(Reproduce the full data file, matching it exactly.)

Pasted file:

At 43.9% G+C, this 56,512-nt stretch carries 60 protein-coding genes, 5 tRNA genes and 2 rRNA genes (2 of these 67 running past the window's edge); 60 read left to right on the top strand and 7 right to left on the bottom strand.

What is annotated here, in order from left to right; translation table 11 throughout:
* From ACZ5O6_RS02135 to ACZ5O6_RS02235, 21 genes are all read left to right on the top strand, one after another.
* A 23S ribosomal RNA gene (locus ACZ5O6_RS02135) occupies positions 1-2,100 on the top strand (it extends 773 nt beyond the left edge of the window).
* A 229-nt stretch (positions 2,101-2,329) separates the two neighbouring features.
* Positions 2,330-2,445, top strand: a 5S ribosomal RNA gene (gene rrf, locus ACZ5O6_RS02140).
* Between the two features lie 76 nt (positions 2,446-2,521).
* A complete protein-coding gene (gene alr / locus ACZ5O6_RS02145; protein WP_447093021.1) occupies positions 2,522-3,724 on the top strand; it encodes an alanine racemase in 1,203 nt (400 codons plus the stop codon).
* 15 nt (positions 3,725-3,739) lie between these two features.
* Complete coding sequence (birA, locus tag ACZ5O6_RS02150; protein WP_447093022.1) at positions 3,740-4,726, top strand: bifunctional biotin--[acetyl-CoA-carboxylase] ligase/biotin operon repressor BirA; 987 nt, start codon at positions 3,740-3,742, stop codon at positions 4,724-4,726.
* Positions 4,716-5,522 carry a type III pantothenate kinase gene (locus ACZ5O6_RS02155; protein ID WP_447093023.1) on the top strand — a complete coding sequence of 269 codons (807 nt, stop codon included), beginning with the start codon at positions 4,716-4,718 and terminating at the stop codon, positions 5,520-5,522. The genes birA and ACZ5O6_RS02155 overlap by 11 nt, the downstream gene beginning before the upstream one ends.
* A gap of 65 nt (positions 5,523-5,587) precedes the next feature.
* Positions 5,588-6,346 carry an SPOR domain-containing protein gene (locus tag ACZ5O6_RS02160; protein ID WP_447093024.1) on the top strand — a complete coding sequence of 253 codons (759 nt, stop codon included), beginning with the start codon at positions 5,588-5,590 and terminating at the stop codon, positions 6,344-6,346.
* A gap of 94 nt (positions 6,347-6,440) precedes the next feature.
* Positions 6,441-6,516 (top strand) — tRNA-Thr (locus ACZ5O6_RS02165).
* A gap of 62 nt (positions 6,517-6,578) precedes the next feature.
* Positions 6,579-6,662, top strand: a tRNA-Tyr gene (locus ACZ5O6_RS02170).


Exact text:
At 43.9% G+C, this 56,512-nt stretch carries 60 protein-coding genes, 5 tRNA genes and 2 rRNA genes (2 of these 67 running past the window's edge); 60 read left to right on the top strand and 7 right to left on the bottom strand.

What is annotated here, in order from left to right; translation table 11 throughout:
* From ACZ5O6_RS02135 to ACZ5O6_RS02235, 21 genes are all read left to right on the top strand, one after another.
* A 23S ribosomal RNA gene (locus ACZ5O6_RS02135) occupies positions 1-2,100 on the top strand (it extends 773 nt beyond the left edge of the window).
* A 229-nt stretch (positions 2,101-2,329) separates the two neighbouring features.
* Positions 2,330-2,445, top strand: a 5S ribosomal RNA gene (gene rrf, locus ACZ5O6_RS02140).
* Between the two features lie 76 nt (positions 2,446-2,521).
* A complete protein-coding gene (gene alr / locus ACZ5O6_RS02145; protein WP_447093021.1) occupies positions 2,522-3,724 on the top strand; it encodes an alanine racemase in 1,203 nt (400 codons plus the stop codon).
* 15 nt (positions 3,725-3,739) lie between these two features.
* Complete coding sequence (birA, locus tag ACZ5O6_RS02150; protein WP_447093022.1) at positions 3,740-4,726, top strand: bifunctional biotin--[acetyl-CoA-carboxylase] ligase/biotin operon repressor BirA; 987 nt, start codon at positions 3,740-3,742, stop codon at positions 4,724-4,726.
* Positions 4,716-5,522 carry a type III pantothenate kinase gene (locus ACZ5O6_RS02155; protein ID WP_447093023.1) on the top strand — a complete coding sequence of 269 codons (807 nt, stop codon included), beginning with the start codon at positions 4,716-4,718 and terminating at the stop codon, positions 5,520-5,522. The genes birA and ACZ5O6_RS02155 overlap by 11 nt, the downstream gene beginning before the upstream one ends.
* A gap of 65 nt (positions 5,523-5,587) precedes the next feature.
* Positions 5,588-6,346 carry an SPOR domain-containing protein gene (locus tag ACZ5O6_RS02160; protein ID WP_447093024.1) on the top strand — a complete coding sequence of 253 codons (759 nt, stop codon included), beginning with the start codon at positions 5,588-5,590 and terminating at the stop codon, positions 6,344-6,346.
* A gap of 94 nt (positions 6,347-6,440) precedes the next feature.
* Positions 6,441-6,516 (top strand) — tRNA-Thr (locus ACZ5O6_RS02165).
* A gap of 62 nt (positions 6,517-6,578) precedes the next feature.
* Positions 6,579-6,662, top strand: a tRNA-Tyr gene (locus ACZ5O6_RS02170).